Ok dokey. There's a lot to unpack on this one. There's pain, discomfort, fascinating stuff and a bit of humour too. Let's be clear, though, that the humour is Thommo humour, so you may or may not find it funny; you may even find it offensive.
So, where did we leave it in the last post?
I'd just had the BIG INJECTION. It had had almost immediate side effects. I was warned to make sure my trousers were loose. There was another older, definitely more gentlemanly than me patient, who'd also had the BIG INJECTION.
Before we kick off, some comments.
I really dislike talking about personal biological stuff...I squirm at the notion of talking about bathroom habits. I've been known to go home from work to use the bathroom. I avoid public conveniences like the plague. I find it uncomfortable just even reporting side effects of chemo, whether is talking about constipation or the other word that I cannae spell. I also accept that Nurses are probably oblivious to this and that there's nae dignity in being a patient. I think that patients need to leave their dignity at the door. Actually, let me correct that.....I'm certain that Nurses do ALL they can to maintain dignity at all times. However, poo and wee is something we all do, and people like me just have to get over themselves. Patients probably need to leave their pride at the door. I'm sure any Nurse friends will correct me if this is wrong. I think I'm saying that it's only one's own sense of pride and dignity that's harmed; the care that's provided doesn't give a shit about poo and wee (and blood and spew).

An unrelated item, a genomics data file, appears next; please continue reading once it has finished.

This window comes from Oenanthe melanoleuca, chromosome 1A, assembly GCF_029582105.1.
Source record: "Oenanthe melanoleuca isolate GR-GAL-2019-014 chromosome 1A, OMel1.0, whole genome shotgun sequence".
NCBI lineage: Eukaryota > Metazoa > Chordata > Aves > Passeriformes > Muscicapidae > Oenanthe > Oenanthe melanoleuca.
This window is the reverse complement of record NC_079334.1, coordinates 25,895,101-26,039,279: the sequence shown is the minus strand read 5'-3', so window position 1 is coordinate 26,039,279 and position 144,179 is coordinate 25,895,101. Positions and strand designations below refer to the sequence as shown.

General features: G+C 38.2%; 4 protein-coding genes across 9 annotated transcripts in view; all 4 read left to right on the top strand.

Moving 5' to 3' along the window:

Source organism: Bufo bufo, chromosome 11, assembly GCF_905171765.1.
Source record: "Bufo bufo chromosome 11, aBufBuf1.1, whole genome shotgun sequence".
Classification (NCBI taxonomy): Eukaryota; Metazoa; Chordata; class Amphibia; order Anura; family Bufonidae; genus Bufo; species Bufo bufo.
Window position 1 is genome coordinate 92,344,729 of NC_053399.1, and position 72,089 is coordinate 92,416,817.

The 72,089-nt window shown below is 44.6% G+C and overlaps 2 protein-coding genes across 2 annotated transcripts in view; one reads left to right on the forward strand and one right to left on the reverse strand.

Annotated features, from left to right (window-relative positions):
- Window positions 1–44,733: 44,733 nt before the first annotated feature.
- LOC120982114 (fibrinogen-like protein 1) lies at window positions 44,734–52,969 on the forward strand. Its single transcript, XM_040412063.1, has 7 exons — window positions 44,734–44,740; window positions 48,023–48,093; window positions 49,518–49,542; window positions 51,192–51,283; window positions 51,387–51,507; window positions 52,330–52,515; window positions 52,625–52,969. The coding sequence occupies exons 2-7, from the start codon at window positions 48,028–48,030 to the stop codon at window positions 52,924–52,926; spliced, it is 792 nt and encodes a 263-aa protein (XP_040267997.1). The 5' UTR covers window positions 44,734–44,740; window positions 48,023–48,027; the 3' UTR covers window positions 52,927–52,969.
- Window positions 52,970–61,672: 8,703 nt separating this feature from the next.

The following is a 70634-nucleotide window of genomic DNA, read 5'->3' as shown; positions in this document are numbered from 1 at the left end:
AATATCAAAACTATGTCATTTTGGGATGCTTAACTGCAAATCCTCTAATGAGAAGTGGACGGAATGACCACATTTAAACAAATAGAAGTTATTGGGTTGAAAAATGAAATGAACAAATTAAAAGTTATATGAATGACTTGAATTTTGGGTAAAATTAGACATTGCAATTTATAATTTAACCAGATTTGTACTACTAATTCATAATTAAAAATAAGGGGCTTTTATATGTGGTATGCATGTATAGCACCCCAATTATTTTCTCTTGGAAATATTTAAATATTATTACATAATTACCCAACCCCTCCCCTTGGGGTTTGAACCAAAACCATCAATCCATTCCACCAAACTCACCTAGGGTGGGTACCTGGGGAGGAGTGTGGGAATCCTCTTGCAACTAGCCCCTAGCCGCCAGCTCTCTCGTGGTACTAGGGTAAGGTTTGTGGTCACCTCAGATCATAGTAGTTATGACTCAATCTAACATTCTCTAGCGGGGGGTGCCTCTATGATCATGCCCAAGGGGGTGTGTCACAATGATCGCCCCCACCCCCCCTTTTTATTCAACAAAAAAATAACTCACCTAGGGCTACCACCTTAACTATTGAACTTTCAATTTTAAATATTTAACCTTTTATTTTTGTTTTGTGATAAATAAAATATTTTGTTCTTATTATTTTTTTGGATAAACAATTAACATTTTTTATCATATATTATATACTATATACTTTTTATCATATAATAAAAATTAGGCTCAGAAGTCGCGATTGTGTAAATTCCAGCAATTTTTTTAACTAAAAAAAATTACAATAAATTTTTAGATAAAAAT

I've had a decent night's sleep, especially after what transpired after getting home, about 30mins after the BIG INJECTION. There were a few trips to the bathroom but nothing too challenging. I rock up to the Apheresis Unit and tell them to 'bring it on'. All done with a smile and laugh, I figure that trying to be polite, light-hearted and looking for humour is the best way to approach my current litany of shitey issues; as well as it being the best tactic to foster good relations with my care providers.
Now, given my antipathy for all things toilet, my body is actually pretty well tuned I like to think. It is starting to make noises and grumblings that I recognise for what they are, but am concerned about the unfamiliar timing. Also, the very last thing I did, was to go for a pee. In the preparation meeting, I was told that I will be 'using the bottle'. Here was me, internally saying, 'aye, that'll be right, I can hang on, there'll be nae bottle action'. Plus, they'll let me go and do another after inserting the cannulas, before connecting me, nae bother.